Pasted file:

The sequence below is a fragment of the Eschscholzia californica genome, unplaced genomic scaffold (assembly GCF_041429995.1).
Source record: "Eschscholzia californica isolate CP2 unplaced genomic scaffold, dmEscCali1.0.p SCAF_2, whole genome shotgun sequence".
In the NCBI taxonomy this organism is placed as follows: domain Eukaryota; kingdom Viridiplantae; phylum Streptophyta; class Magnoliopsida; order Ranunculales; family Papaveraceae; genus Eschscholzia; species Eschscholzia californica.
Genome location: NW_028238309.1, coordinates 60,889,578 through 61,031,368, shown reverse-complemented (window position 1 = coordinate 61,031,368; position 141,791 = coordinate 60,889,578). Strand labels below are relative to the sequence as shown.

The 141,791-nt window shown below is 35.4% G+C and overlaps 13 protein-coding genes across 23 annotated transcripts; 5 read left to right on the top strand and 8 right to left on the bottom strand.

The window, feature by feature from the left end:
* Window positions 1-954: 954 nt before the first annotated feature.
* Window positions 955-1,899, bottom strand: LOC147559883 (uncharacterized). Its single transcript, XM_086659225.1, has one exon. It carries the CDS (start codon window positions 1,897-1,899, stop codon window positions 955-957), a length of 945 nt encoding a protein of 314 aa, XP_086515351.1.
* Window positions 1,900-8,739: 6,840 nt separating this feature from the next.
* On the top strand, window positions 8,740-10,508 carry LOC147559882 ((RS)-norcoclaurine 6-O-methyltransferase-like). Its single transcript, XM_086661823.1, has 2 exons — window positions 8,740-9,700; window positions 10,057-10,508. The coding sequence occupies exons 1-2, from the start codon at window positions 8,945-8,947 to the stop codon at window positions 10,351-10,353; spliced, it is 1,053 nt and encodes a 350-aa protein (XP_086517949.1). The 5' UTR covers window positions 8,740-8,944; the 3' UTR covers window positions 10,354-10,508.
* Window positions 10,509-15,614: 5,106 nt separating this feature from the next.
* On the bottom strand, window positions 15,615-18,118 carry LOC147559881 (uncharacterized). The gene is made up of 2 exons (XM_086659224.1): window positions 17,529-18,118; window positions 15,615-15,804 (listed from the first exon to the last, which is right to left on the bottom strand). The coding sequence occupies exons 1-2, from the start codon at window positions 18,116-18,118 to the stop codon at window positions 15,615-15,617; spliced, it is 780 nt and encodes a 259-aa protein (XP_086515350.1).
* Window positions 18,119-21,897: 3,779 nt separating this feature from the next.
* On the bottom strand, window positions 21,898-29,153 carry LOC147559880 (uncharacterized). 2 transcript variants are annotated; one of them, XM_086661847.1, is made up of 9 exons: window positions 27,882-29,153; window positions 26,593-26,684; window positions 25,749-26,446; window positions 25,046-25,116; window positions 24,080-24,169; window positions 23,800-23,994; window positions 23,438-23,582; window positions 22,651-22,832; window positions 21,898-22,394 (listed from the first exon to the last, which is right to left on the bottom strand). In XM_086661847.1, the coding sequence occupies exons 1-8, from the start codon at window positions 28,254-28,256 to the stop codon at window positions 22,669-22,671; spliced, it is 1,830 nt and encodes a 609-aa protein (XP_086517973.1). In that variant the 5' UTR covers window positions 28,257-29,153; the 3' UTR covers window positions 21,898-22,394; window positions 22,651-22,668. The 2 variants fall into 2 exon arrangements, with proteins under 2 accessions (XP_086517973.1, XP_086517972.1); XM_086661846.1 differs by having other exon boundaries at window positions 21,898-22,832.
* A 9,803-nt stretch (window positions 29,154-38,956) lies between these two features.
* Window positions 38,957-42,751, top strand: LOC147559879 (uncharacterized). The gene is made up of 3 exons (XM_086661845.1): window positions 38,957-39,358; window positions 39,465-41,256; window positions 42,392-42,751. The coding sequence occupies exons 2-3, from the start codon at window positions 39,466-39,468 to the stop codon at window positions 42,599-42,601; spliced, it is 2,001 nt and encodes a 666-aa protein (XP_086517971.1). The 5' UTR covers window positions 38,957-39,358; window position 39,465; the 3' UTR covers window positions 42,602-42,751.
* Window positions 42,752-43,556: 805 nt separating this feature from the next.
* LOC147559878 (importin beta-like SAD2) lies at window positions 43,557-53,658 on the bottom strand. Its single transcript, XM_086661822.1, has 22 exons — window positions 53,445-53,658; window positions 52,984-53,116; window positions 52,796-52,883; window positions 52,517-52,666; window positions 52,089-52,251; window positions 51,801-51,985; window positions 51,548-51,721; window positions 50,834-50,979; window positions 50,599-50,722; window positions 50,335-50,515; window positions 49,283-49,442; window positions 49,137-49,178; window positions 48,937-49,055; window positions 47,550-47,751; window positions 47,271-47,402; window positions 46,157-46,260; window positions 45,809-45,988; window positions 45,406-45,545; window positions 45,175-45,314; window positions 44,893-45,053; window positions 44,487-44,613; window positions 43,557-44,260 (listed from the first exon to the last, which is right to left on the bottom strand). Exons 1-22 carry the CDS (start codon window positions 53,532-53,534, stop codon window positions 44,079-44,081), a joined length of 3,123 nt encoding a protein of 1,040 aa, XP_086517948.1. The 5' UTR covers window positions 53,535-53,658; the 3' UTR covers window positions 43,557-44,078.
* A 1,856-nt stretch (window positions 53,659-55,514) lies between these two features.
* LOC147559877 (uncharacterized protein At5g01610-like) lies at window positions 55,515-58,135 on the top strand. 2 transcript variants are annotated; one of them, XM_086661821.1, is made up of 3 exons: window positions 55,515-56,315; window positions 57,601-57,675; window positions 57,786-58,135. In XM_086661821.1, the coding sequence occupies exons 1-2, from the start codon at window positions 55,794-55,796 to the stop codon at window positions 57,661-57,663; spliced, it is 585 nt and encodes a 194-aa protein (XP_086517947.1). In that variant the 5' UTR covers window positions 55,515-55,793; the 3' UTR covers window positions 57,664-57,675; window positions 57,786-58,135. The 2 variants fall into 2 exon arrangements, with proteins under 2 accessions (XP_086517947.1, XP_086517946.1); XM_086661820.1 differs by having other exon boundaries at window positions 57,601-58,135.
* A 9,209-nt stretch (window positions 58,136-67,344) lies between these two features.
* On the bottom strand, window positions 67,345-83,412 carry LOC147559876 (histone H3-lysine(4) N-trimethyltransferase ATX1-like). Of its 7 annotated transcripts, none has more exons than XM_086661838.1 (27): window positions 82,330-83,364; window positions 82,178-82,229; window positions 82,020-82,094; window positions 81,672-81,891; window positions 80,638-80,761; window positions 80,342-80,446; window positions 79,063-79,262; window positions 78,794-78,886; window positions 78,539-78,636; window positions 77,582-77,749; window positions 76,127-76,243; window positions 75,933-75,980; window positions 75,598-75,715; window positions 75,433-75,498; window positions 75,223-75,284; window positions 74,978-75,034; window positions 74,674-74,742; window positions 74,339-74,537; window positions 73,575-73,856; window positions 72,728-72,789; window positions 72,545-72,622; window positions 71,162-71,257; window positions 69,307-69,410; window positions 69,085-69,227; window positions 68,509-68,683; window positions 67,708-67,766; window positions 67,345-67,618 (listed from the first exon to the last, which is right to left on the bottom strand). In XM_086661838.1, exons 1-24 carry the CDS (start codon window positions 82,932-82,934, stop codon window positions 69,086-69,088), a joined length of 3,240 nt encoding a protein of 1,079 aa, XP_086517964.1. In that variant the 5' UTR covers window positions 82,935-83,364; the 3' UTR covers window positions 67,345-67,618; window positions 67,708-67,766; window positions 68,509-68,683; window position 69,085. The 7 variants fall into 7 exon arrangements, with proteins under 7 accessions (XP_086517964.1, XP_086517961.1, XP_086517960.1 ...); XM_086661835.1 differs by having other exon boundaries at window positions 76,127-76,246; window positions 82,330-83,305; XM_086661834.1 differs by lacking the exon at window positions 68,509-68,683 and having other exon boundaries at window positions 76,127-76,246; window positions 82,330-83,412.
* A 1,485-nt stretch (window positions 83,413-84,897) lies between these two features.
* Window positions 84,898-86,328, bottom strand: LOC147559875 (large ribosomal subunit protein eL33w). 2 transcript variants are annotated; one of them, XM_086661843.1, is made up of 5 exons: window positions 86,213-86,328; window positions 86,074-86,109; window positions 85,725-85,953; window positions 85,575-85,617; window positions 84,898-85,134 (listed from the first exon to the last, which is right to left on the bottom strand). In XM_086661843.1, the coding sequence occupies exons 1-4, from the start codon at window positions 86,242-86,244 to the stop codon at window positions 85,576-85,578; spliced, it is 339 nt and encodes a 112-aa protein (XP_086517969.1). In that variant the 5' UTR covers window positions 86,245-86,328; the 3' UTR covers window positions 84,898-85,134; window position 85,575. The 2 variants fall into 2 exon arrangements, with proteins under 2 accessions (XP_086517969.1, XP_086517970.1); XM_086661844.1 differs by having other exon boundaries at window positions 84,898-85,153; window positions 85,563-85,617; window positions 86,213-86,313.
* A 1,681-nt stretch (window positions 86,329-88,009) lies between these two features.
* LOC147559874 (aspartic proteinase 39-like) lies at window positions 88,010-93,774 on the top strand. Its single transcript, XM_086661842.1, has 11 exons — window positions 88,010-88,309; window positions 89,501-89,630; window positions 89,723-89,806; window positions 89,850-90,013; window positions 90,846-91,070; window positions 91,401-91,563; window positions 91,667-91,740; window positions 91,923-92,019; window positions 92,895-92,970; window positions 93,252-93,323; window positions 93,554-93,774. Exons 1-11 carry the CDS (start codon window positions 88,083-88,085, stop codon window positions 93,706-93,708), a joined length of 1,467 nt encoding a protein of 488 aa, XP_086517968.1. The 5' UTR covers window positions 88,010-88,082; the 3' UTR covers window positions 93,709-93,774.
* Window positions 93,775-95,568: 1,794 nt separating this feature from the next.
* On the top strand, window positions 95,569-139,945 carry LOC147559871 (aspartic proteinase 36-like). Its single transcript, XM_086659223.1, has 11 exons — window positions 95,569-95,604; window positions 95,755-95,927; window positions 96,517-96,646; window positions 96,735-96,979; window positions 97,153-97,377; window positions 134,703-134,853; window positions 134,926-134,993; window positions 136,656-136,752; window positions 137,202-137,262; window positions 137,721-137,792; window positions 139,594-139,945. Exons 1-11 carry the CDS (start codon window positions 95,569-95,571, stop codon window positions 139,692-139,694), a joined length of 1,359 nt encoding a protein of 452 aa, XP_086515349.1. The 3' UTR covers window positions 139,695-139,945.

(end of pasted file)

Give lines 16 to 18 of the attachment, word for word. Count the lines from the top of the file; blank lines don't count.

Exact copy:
* Window positions 38,957-42,751, top strand: LOC147559879 (uncharacterized). The gene is made up of 3 exons (XM_086661845.1): window positions 38,957-39,358; window positions 39,465-41,256; window positions 42,392-42,751. The coding sequence occupies exons 2-3, from the start codon at window positions 39,466-39,468 to the stop codon at window positions 42,599-42,601; spliced, it is 2,001 nt and encodes a 666-aa protein (XP_086517971.1). The 5' UTR covers window positions 38,957-39,358; window position 39,465; the 3' UTR covers window positions 42,602-42,751.
* Window positions 42,752-43,556: 805 nt separating this feature from the next.
* LOC147559878 (importin beta-like SAD2) lies at window positions 43,557-53,658 on the bottom strand. Its single transcript, XM_086661822.1, has 22 exons — window positions 53,445-53,658; window positions 52,984-53,116; window positions 52,796-52,883; window positions 52,517-52,666; window positions 52,089-52,251; window positions 51,801-51,985; window positions 51,548-51,721; window positions 50,834-50,979; window positions 50,599-50,722; window positions 50,335-50,515; window positions 49,283-49,442; window positions 49,137-49,178; window positions 48,937-49,055; window positions 47,550-47,751; window positions 47,271-47,402; window positions 46,157-46,260; window positions 45,809-45,988; window positions 45,406-45,545; window positions 45,175-45,314; window positions 44,893-45,053; window positions 44,487-44,613; window positions 43,557-44,260 (listed from the first exon to the last, which is right to left on the bottom strand). Exons 1-22 carry the CDS (start codon window positions 53,532-53,534, stop codon window positions 44,079-44,081), a joined length of 3,123 nt encoding a protein of 1,040 aa, XP_086517948.1. The 5' UTR covers window positions 53,535-53,658; the 3' UTR covers window positions 43,557-44,078.